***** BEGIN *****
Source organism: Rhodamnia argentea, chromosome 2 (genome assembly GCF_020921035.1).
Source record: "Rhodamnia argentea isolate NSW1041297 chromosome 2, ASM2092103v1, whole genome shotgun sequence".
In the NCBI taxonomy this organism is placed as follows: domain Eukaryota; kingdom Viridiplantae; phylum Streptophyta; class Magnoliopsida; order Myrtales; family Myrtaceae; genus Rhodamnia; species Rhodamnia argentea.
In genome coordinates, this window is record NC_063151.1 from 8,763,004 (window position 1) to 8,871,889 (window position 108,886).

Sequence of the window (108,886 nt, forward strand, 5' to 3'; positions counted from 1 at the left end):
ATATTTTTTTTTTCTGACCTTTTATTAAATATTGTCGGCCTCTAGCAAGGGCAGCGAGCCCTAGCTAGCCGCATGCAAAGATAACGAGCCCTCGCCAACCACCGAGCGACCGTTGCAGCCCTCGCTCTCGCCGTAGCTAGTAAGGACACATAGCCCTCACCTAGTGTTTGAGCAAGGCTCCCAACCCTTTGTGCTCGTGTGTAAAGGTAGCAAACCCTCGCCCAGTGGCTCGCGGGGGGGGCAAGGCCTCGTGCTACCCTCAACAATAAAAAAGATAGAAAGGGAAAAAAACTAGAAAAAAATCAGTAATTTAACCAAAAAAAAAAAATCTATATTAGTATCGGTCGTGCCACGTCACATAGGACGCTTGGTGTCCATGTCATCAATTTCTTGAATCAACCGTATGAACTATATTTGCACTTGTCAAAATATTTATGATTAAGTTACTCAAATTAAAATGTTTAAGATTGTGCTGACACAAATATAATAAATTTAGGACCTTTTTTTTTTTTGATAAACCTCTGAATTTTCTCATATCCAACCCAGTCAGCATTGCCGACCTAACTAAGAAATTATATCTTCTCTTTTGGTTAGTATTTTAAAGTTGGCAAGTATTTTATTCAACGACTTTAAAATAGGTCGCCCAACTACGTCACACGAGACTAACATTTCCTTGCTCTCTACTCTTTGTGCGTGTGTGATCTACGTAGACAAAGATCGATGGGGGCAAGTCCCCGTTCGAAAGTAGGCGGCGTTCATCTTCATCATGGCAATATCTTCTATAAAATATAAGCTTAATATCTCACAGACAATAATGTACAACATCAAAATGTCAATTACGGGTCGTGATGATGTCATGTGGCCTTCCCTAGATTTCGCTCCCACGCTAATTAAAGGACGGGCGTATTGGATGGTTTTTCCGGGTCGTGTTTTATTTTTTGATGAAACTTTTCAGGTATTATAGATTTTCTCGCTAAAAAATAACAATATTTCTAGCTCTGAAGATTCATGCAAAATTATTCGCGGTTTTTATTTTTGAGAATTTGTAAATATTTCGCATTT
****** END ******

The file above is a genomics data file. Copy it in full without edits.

Source organism: Rhodamnia argentea, chromosome 2 (genome assembly GCF_020921035.1).
Source record: "Rhodamnia argentea isolate NSW1041297 chromosome 2, ASM2092103v1, whole genome shotgun sequence".
In the NCBI taxonomy this organism is placed as follows: domain Eukaryota; kingdom Viridiplantae; phylum Streptophyta; class Magnoliopsida; order Myrtales; family Myrtaceae; genus Rhodamnia; species Rhodamnia argentea.
In genome coordinates, this window is record NC_063151.1 from 8,763,004 (window position 1) to 8,871,889 (window position 108,886).

Sequence of the window (108,886 nt, forward strand, 5' to 3'; positions counted from 1 at the left end):
ATATTTTTTTTTTCTGACCTTTTATTAAATATTGTCGGCCTCTAGCAAGGGCAGCGAGCCCTAGCTAGCCGCATGCAAAGATAACGAGCCCTCGCCAACCACCGAGCGACCGTTGCAGCCCTCGCTCTCGCCGTAGCTAGTAAGGACACATAGCCCTCACCTAGTGTTTGAGCAAGGCTCCCAACCCTTTGTGCTCGTGTGTAAAGGTAGCAAACCCTCGCCCAGTGGCTCGCGGGGGGGGCAAGGCCTCGTGCTACCCTCAACAATAAAAAAGATAGAAAGGGAAAAAAACTAGAAAAAAATCAGTAATTTAACCAAAAAAAAAAAATCTATATTAGTATCGGTCGTGCCACGTCACATAGGACGCTTGGTGTCCATGTCATCAATTTCTTGAATCAACCGTATGAACTATATTTGCACTTGTCAAAATATTTATGATTAAGTTACTCAAATTAAAATGTTTAAGATTGTGCTGACACAAATATAATAAATTTAGGACCTTTTTTTTTTTTGATAAACCTCTGAATTTTCTCATATCCAACCCAGTCAGCATTGCCGACCTAACTAAGAAATTATATCTTCTCTTTTGGTTAGTATTTTAAAGTTGGCAAGTATTTTATTCAACGACTTTAAAATAGGTCGCCCAACTACGTCACACGAGACTAACATTTCCTTGCTCTCTACTCTTTGTGCGTGTGTGATCTACGTAGACAAAGATCGATGGGGGCAAGTCCCCGTTCGAAAGTAGGCGGCGTTCATCTTCATCATGGCAATATCTTCTATAAAATATAAGCTTAATATCTCACAGACAATAATGTACAACATCAAAATGTCAATTACGGGTCGTGATGATGTCATGTGGCCTTCCCTAGATTTCGCTCCCACGCTAATTAAAGGACGGGCGTATTGGATGGTTTTTCCGGGTCGTGTTTTATTTTTTGATGAAACTTTTCAGGTATTATAGATTTTCTCGCTAAAAAATAACAATATTTCTAGCTCTGAAGATTCATGCAAAATTATTCGCGGTTTTTATTTTTGAGAATTTGTAAATATTTCGCATTT